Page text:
The Sevastopol (left) and the Vladivostok warships, two Mistral class LHD amphibious vessels ordered by Russia from STX France, are seen in St. Nazaire, France, Dec. 20, 2014. Jean-Sebastien Evrard/Agence France-Presse/Getty Images

The Sevastopol (left) and the Vladivostok warships, two Mistral class LHD amphibious vessels ordered by Russia from STX France, are seen in St. Nazaire, France, Dec. 20, 2014. Jean-Sebastien Evrard/Agence France-Presse/Getty Images

Inside the sprawling dockyard in the ancient town of St. Nazaire in southwestern France sits $1.2 billion worth of unsold naval hardware. Despite having never left the dock, the two Mistral helicopter landing ships, originally built by France for use in the Russian navy, inadvertently have become involved in the growing international dispute between Russia and the West over the annexation of Crimea and the war in eastern Ukraine.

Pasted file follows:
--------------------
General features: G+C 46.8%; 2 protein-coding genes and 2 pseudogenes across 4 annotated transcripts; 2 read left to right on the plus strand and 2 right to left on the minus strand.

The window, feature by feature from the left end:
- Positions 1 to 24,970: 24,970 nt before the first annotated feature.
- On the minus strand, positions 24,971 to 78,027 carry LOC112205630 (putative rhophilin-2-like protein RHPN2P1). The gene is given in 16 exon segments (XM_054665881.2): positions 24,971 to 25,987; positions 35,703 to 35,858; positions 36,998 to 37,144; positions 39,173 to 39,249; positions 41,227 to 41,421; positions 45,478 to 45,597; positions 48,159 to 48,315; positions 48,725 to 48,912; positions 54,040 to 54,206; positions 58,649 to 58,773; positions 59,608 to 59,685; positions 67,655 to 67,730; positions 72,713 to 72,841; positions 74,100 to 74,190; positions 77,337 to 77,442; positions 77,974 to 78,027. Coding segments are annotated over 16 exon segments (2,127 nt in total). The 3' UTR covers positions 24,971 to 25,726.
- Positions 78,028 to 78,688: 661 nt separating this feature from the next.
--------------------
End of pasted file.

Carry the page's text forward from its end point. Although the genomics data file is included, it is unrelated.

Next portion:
Now they are causing problems in France.

Two days after managing to negotiate a way out of the deal with Moscow that had become a divisive, ethical and political dilemma in Europe, France faces the fresh challenge of looking for a new buyer that has both the military need and the hard cash for the two 21,000 ton warships.

“I think this will be a difficult product to sell,” said Dakota Wood, senior research fellow of defense programs at the Heritage Foundation, a conservative Washington think tank. “Military ships are highly specialized and designed for a specific purpose that accounts for all the weapons systems and unique specifications that the navy in questions needs. In this case, the spacing and logistics to accommodate the unique aircraft that Russia was going to use. What other country shares those exact specifications?”